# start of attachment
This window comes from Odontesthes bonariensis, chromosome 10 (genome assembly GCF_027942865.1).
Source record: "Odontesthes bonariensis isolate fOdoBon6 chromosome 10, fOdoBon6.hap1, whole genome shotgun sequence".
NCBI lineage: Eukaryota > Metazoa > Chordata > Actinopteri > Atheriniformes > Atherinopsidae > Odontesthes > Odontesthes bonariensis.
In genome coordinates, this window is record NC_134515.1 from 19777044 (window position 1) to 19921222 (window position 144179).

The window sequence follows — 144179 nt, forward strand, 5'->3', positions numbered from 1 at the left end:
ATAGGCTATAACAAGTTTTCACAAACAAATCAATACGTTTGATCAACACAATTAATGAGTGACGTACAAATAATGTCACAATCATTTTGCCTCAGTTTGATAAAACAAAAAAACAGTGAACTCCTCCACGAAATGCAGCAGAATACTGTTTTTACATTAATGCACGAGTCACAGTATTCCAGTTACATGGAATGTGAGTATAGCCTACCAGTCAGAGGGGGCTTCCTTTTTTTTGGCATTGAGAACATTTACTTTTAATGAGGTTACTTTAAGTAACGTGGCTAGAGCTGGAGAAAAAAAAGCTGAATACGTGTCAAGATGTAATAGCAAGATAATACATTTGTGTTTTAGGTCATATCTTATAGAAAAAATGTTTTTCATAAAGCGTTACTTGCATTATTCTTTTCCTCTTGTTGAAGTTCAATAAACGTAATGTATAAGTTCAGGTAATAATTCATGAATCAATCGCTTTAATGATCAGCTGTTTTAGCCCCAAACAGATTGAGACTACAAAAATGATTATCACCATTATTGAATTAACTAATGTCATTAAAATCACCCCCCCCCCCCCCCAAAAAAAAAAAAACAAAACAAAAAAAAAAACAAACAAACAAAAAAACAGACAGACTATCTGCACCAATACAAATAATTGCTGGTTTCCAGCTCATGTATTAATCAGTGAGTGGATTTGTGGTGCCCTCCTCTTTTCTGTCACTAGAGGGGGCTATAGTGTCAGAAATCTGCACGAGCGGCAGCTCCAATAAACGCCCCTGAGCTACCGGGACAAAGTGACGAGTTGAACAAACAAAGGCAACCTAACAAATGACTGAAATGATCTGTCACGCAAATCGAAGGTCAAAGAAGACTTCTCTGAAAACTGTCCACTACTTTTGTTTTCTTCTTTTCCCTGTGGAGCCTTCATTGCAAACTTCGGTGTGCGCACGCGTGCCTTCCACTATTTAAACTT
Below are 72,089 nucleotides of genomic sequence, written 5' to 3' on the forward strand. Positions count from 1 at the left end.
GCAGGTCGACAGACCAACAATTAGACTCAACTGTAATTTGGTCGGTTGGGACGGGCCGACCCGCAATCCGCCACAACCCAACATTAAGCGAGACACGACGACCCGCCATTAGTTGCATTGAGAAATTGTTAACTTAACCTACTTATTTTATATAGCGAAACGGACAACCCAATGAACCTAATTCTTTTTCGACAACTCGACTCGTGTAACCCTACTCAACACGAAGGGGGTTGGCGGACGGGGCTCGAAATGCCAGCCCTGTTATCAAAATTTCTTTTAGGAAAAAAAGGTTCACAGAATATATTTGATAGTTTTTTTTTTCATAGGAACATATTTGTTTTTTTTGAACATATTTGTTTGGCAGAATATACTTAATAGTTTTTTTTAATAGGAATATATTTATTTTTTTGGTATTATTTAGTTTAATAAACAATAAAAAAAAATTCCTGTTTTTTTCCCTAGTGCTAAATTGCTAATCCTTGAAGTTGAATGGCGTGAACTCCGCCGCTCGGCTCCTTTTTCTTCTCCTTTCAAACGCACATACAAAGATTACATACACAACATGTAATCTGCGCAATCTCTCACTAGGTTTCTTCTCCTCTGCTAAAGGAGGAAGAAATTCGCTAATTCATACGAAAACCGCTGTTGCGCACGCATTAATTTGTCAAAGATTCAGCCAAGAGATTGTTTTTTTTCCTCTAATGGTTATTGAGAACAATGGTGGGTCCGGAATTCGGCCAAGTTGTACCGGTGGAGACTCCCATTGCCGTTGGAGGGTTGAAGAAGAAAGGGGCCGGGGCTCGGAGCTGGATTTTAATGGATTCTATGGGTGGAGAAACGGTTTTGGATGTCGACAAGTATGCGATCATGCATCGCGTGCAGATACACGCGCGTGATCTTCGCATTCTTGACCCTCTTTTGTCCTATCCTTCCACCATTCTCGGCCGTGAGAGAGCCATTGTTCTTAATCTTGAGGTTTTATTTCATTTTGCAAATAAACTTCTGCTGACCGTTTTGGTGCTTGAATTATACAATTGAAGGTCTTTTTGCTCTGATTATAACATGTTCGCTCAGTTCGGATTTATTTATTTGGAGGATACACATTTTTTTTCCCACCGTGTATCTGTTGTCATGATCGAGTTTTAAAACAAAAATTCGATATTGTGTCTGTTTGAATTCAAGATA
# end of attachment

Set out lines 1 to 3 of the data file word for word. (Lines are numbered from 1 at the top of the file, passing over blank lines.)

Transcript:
This window comes from Odontesthes bonariensis, chromosome 10 (genome assembly GCF_027942865.1).
Source record: "Odontesthes bonariensis isolate fOdoBon6 chromosome 10, fOdoBon6.hap1, whole genome shotgun sequence".
NCBI lineage: Eukaryota > Metazoa > Chordata > Actinopteri > Atheriniformes > Atherinopsidae > Odontesthes > Odontesthes bonariensis.